Monday, December 14, 2015

Juvenile bill still stuck in Indian Parliament




The controversial Juvenile Justice bill--born in the aftermath of the public anger over the Nirbhaya gangrape--continues to languish in Parliament over a year after it was first mooted. The bill permits juveniles between the ages of 16-18 years to be treated as adults for heinous offences like rape, acid attacks and murder and is currently before the Rajya Sabha. The chances of it getting the nod from the Rajya Sabha appear bleak. For one, the ruling BJP does not have a majority in the house and this bill is faced with strong opposition. In fact, just recently several Rajya Sabha members wrote to chairman Hamid Ansari urging that the proposed legislation be sent to a select committee for further consideration.
The bill was first tabled in the LS in August 2014. It was referred to the standing com mittee that submitted its re port in February 2015 recom mending that the provisions for lowering a juvenile's age be dropped. The recommen dations were set aside by the government which kept the original provisions in law and the bill was given the nod by the Cabinet. The bill was passed in the LS in May 2015 and was also tabled in the RS in the last session. It has al ready been listed twice for consideration in this session There have been contrarian views to the proposed law.Some argue that the current law does not act as a deterrent for juveniles committing heinous crimes. Another view is that a reformative approach will reduce likelihood of repeating offences.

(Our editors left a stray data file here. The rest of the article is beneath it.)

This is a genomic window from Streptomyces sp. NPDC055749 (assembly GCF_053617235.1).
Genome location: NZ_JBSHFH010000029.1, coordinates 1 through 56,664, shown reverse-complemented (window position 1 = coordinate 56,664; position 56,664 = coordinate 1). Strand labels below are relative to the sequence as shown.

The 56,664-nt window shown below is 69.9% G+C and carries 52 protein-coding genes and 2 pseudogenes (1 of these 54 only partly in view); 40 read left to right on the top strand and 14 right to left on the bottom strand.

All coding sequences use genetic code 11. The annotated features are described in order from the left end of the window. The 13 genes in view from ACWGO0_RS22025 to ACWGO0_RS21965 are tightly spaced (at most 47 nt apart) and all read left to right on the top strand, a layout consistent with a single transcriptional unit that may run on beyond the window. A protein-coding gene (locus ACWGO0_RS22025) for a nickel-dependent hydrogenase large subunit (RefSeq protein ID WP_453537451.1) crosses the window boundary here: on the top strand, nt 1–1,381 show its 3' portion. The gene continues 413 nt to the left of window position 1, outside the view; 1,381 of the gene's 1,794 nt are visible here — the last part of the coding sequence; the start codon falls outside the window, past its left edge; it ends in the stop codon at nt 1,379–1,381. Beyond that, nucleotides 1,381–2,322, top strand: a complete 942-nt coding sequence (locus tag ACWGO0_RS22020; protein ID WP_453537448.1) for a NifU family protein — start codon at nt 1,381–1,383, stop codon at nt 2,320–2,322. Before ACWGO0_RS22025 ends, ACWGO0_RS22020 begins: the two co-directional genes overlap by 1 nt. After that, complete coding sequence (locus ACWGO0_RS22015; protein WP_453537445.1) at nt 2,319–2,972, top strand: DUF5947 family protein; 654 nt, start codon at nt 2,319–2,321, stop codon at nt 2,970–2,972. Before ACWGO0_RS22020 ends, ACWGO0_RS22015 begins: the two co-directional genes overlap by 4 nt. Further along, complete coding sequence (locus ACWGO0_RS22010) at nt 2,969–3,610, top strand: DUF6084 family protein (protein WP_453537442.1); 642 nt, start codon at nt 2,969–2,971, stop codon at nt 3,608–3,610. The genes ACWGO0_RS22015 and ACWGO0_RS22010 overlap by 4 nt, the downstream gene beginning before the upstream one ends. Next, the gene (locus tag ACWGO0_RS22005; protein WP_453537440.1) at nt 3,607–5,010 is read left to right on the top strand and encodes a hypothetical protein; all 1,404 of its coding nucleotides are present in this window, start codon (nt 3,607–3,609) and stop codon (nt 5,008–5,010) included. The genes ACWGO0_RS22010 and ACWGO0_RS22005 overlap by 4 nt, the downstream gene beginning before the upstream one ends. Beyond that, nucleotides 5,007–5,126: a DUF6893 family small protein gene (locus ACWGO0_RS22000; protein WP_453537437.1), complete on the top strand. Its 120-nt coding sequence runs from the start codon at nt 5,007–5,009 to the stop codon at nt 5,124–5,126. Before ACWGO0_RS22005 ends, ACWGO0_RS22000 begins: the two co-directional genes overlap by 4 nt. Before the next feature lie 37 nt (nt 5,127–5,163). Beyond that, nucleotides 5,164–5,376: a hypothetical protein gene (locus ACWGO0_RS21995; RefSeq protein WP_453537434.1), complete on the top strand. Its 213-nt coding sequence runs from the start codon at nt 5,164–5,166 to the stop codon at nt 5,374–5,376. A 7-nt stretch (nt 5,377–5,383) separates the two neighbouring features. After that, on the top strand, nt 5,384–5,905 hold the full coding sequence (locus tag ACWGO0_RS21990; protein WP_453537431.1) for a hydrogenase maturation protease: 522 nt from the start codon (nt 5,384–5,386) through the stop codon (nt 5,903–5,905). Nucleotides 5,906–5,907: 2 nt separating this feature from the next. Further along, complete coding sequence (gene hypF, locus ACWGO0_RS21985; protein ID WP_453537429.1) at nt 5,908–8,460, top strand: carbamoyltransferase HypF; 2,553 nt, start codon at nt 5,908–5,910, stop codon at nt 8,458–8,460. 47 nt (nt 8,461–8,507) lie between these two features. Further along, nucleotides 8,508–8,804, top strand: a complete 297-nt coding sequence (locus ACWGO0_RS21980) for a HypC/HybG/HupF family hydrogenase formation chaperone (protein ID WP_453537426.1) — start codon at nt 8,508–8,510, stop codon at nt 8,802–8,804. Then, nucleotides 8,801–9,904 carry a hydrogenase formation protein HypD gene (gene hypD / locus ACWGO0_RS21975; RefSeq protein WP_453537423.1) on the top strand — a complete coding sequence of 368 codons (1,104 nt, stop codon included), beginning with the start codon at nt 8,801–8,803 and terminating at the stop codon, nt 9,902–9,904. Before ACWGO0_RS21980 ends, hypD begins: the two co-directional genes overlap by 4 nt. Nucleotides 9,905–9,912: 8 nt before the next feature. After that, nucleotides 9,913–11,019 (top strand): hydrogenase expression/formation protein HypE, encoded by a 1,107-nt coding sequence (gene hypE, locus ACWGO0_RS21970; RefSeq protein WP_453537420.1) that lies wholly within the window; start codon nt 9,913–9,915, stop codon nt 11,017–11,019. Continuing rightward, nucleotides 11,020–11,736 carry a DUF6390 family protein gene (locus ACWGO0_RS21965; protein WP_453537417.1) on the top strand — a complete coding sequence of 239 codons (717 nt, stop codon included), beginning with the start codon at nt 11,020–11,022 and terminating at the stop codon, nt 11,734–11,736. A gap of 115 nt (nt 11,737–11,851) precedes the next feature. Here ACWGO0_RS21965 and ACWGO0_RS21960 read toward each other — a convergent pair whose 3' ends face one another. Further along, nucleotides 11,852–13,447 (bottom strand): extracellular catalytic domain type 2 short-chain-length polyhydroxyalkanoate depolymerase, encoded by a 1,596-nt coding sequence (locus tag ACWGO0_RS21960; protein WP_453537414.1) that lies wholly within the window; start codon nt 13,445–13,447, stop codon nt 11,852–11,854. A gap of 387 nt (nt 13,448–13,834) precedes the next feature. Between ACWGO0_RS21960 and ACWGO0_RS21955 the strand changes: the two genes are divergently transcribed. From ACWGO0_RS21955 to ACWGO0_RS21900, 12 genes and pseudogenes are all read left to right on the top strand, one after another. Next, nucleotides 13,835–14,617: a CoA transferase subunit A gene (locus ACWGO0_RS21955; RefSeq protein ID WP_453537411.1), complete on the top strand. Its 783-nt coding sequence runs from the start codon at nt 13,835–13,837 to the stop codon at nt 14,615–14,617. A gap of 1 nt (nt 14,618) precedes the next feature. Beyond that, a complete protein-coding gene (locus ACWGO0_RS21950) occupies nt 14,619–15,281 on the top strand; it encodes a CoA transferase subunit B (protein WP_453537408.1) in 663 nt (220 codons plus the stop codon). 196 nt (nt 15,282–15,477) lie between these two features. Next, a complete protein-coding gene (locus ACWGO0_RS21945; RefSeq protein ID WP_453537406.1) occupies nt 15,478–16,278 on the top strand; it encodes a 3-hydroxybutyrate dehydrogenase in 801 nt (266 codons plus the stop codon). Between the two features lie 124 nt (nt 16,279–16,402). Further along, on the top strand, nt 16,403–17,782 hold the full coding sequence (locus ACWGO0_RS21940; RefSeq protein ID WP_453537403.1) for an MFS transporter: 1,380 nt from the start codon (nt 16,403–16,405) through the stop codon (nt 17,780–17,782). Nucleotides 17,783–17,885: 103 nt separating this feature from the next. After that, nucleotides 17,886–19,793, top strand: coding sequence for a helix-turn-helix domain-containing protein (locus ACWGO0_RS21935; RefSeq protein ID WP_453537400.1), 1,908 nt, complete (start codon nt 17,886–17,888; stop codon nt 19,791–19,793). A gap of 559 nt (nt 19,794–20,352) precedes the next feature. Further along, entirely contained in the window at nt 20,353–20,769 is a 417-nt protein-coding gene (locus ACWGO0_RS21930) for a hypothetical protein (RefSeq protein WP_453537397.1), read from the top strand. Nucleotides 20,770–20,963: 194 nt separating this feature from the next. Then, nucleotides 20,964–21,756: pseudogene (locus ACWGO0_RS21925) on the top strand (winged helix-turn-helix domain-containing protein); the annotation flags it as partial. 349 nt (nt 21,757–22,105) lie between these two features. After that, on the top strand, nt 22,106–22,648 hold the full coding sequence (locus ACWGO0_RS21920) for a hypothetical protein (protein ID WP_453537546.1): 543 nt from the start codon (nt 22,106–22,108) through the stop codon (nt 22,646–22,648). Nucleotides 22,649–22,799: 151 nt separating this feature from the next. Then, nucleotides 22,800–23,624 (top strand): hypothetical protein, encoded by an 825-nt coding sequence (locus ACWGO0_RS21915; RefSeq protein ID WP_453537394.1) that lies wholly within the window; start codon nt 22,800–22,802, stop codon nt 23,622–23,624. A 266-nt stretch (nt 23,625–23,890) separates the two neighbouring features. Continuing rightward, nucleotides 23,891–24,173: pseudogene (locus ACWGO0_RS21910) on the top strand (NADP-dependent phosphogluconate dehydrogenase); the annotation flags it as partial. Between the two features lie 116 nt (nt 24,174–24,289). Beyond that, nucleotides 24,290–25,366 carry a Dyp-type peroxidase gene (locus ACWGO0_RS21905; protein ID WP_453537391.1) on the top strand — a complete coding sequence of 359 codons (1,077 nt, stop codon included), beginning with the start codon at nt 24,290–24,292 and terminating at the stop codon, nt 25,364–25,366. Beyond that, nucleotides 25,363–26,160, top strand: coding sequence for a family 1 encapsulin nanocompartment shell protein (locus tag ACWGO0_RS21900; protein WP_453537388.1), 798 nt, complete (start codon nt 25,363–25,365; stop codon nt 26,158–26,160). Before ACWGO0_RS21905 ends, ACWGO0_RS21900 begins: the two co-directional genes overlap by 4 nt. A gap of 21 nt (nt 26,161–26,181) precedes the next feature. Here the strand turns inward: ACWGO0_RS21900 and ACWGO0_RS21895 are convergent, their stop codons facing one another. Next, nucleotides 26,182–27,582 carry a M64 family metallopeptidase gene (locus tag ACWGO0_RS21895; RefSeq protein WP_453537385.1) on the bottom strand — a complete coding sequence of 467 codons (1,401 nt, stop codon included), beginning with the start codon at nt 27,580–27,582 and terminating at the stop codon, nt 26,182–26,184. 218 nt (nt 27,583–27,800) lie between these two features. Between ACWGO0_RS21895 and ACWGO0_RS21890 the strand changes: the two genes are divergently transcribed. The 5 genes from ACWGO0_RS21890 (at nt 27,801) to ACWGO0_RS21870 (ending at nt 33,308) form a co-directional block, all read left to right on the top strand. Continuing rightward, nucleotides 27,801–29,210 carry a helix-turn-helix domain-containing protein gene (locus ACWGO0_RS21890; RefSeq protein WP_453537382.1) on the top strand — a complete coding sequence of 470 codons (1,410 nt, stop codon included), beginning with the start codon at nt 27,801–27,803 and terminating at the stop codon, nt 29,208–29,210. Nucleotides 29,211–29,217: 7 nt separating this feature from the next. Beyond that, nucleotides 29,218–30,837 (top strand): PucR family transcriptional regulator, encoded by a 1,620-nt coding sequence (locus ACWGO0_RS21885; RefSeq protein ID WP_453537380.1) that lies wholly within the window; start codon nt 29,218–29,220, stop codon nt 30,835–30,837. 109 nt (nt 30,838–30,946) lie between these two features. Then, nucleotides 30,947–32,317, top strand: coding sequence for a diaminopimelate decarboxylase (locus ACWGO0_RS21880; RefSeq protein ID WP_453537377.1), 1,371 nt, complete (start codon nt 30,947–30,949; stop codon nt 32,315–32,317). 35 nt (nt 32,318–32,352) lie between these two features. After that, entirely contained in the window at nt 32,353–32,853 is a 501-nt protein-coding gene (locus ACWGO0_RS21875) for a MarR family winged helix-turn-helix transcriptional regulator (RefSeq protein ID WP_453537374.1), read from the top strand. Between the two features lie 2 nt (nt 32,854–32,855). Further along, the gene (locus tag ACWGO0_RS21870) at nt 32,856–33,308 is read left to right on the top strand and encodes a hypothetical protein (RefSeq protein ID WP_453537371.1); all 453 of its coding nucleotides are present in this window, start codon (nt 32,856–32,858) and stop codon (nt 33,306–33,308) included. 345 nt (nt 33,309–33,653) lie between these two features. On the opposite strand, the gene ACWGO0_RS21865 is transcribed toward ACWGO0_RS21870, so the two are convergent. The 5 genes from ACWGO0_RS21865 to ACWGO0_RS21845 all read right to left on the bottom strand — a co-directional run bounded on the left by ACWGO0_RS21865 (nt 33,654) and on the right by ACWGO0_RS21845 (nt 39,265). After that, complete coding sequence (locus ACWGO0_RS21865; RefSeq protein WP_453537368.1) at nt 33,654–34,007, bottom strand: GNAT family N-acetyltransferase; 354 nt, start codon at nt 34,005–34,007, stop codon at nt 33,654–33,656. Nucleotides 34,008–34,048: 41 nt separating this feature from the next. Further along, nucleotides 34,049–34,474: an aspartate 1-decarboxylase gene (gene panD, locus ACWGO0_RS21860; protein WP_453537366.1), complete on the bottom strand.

Whatever the fate of the bill, it would not affect the term of the juvenile convicted in the Nirbhaya case as a law is unlikely to be imposed in retrospect.
Keep watch on juvenile: Maneka to Rajnath
Union WCD minister Maneka Gandhi met home minister Rajnath Singh Monday to urge that the juvenile convicted in the Nirbhaya gangrape case be kept under observation. She had earlier written to law minister Sadanand Gowda seeking mandatory registration of sex offenders to ensure surveillance on the convicts after release from prison.
The move comes even as the juvenile justice bill, that permits those between the ages of 16-18 years to be treated as adults for heinous crimes, is pending before Rajya Sabha since May. “I wish the Rajya Sabha would allow me to pass this Act, at least it would give relief. They (juveniles) should be kept under watch. At the moment, you are not even allowing me to pass a bill. We are all stuck,“ Gandhi said.




No comments:

Post a Comment